Paula M. Duncan, MD, FAAP
In 1987, after 3 years in practice in Vermont, I informally asked my patients how I could
better serve adolescents. One 16-year-old girl said, “Well, you know you are always say-
ing, ‘Don’t do this and don’t do that.’ I could be sitting in my room on a Friday night NOT
doing drugs, NOT having sex, NOT drinking and driving…NOT doing ANYTHING and being
perfectly miserable. You could try to ﬁgure out what kids need to ‘say yes’ to and start talk-
ing about that too.” That teen moved out of my care to a happy and successful life, but
I have never forgotten her wisdom.
Another 16-year-old girl entered my world and provided me with a front-row seat for a
3-year longitudinal course in “what it takes to turn your life around.” In addition to actu-
ally doing that work, she generously spent some of her time thinking about “what helped
and what didn’t.” Her experiences and thoughts demonstrated that the strength-based
approach was the key.
• “I didn’t think I had any strengths until someone pointed them out to me.”
• “I would say it was not just one adult really caring about me that made the difference. My
list would include some people who had no idea how much they helped me—just by treat-
ing me with a positive attitude and respect.”
• “My advice to people trying to help kids like me would be to just never give up. It might be
the 99th time that we are ﬁnally able to start to turn things around.”
• “It would be a great help if adults interacted with teens in a way that supported their
strengths rather than just talked about what wasn’t going well for them.”
This young woman has also thrived, and she remains for me the real-life embodiment
of what the literature in positive youth development and resilience demonstrates. As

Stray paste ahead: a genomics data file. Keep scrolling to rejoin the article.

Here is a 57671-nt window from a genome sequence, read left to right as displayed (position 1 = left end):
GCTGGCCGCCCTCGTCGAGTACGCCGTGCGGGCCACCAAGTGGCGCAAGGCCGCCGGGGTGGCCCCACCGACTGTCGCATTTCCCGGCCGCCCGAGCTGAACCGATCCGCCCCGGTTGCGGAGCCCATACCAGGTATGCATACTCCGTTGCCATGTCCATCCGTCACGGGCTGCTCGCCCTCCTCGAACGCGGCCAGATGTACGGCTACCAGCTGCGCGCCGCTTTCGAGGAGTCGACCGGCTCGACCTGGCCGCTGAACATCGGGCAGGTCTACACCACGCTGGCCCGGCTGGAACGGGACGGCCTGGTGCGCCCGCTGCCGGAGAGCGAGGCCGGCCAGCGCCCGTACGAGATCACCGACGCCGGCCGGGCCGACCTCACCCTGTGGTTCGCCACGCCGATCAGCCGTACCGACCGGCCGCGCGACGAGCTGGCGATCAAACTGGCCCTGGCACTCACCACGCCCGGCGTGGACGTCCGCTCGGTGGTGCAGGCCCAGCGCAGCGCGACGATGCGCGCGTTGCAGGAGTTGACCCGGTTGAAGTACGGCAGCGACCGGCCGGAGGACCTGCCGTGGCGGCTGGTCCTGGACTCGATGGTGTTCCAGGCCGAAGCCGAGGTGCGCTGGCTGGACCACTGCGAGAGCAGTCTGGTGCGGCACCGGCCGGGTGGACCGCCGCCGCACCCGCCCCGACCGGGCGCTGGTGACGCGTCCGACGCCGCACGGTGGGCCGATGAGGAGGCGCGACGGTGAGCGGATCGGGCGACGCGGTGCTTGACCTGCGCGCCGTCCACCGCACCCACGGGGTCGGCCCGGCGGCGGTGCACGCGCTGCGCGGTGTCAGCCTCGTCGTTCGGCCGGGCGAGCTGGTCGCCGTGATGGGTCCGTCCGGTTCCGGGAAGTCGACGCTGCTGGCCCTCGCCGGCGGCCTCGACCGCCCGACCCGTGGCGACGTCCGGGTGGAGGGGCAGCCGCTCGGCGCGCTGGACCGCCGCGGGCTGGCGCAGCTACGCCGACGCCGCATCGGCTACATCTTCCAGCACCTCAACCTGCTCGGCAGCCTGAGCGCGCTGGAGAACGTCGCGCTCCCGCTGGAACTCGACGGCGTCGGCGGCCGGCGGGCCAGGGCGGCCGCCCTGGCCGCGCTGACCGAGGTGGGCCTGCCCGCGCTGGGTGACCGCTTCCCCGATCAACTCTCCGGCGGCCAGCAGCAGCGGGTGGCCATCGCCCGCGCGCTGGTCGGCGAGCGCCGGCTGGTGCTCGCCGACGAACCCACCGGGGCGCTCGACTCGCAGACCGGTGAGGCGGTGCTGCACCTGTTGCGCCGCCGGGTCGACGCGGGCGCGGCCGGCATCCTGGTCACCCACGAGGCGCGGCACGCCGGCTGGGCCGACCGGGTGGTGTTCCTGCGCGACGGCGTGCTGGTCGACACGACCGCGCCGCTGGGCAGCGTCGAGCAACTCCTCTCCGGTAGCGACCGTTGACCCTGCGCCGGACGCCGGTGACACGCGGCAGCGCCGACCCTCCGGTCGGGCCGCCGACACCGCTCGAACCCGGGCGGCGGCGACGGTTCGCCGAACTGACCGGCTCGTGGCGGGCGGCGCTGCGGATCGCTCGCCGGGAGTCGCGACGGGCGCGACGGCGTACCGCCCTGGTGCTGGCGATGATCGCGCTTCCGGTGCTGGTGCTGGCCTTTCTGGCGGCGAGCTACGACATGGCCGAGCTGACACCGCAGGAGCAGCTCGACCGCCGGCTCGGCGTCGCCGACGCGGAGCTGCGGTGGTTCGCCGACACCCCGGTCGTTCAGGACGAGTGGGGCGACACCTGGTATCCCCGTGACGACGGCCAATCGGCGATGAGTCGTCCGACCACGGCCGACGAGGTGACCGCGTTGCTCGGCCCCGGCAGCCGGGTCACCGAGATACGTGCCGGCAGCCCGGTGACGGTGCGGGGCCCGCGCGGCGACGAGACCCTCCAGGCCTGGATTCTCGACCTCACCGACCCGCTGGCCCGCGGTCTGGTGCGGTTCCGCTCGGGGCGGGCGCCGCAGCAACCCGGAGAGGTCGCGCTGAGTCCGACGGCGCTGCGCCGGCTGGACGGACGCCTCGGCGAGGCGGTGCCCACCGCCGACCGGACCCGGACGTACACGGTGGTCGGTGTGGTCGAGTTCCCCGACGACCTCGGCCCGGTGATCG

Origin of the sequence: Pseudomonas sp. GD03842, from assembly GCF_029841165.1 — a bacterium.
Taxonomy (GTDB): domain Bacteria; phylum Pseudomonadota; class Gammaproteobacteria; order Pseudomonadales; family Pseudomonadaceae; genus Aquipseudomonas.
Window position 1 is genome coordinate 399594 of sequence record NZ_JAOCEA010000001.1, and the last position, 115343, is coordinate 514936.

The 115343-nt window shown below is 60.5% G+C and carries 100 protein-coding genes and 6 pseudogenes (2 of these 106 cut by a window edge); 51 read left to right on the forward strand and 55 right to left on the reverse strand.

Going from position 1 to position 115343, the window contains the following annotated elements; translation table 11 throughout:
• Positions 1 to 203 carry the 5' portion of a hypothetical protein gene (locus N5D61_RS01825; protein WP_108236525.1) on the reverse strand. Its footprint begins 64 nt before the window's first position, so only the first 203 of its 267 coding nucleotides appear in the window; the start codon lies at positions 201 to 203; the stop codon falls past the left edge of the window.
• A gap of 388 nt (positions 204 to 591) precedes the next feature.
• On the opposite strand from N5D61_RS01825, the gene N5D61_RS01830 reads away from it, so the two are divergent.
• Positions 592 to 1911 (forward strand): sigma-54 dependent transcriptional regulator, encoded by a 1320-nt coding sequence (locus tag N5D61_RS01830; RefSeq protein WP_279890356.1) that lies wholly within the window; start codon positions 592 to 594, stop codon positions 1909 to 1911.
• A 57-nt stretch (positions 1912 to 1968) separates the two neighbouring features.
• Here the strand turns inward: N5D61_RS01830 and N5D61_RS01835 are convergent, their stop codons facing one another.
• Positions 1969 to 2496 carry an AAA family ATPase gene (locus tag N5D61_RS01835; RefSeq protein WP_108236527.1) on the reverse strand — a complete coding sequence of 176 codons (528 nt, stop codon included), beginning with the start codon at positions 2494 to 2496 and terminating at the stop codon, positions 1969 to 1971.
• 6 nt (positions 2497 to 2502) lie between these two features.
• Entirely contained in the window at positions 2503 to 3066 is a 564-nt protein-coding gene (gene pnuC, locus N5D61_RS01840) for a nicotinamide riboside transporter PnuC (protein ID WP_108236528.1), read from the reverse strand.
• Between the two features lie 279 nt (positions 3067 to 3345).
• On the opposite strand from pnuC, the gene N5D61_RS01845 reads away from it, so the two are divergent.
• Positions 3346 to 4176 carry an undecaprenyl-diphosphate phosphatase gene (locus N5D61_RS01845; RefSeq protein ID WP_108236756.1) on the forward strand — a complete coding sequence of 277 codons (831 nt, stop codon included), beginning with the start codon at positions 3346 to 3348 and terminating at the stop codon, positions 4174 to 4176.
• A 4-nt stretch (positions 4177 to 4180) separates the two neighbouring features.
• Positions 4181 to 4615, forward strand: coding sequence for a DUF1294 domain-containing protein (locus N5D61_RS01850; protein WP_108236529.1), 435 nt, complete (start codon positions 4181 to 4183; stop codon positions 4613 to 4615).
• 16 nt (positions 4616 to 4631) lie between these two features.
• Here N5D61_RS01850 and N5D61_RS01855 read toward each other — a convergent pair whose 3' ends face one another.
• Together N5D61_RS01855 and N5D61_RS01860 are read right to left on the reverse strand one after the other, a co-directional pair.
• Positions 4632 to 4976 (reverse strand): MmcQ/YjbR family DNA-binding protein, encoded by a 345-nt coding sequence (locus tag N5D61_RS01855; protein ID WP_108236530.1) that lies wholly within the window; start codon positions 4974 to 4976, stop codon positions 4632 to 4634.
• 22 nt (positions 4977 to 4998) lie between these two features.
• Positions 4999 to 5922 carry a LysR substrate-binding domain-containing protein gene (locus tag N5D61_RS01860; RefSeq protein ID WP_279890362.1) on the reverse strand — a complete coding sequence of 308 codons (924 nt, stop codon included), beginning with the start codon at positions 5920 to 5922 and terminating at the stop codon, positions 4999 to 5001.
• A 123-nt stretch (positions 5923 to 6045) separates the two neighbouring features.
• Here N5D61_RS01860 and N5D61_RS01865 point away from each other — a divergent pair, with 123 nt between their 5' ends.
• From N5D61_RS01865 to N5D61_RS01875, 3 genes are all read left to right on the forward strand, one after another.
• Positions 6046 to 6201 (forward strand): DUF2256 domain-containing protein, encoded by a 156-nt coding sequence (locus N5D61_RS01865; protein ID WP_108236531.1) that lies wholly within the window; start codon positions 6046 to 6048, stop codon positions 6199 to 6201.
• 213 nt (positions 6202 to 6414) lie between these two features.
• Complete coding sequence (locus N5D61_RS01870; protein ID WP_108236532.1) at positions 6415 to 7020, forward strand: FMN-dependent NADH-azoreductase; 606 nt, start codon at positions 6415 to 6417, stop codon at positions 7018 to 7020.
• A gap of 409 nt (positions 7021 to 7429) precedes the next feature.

reflected in her words, focusing on strengths allowed her to make the changes only she
We have to start the conversation by clearly stating that focusing on and reinforc-
ing existing strengths is not just a “positive” approach that feels good, it is an important
strategy to approach and mitigate risks. It is a sound strategy to turn kids’ lives around.
Why We Need This Approach
• It is related to better outcomes for kids in overall health and well-being, which is sum-
marized and explicated in the positive youth development and resilience literatures.
• Many of our best intentions may not translate into meaningful encouragement and
guidance because the young people can see our mouths moving but not really hear what
• There should be some explicit assessment of a youth’s developmental trajectory, similar
to what is done for younger children. Developmental milestones for teens can be identi-
ﬁed through an evaluation of their strengths.
• All youth can beneﬁt. For those youth coming back from one or even a couple of bad
decisions, its influence can be lifesaving, but even youth who are avoiding serious risk
behaviors may not be thriving and may need help staying on course. Our goal has to be
that all youth will thrive!
We can help parents and guardians beneﬁt from this approach as well, giving them
feedback on what they’re doing right whenever we see it. Such input also provides direc-
tion on what they are trying to get their teens to “say yes” to. As one parent said, “I knew EW
what I didn’t want them to do, but I wasn’t sure what I speciﬁcally was hoping they would or
do.” A framework like the Bright Futures developmental tasks, the 7 Cs of resilience, or D
Brendtro’s Circle of Courage lets parents routinely and easily do a “spot-check,” asking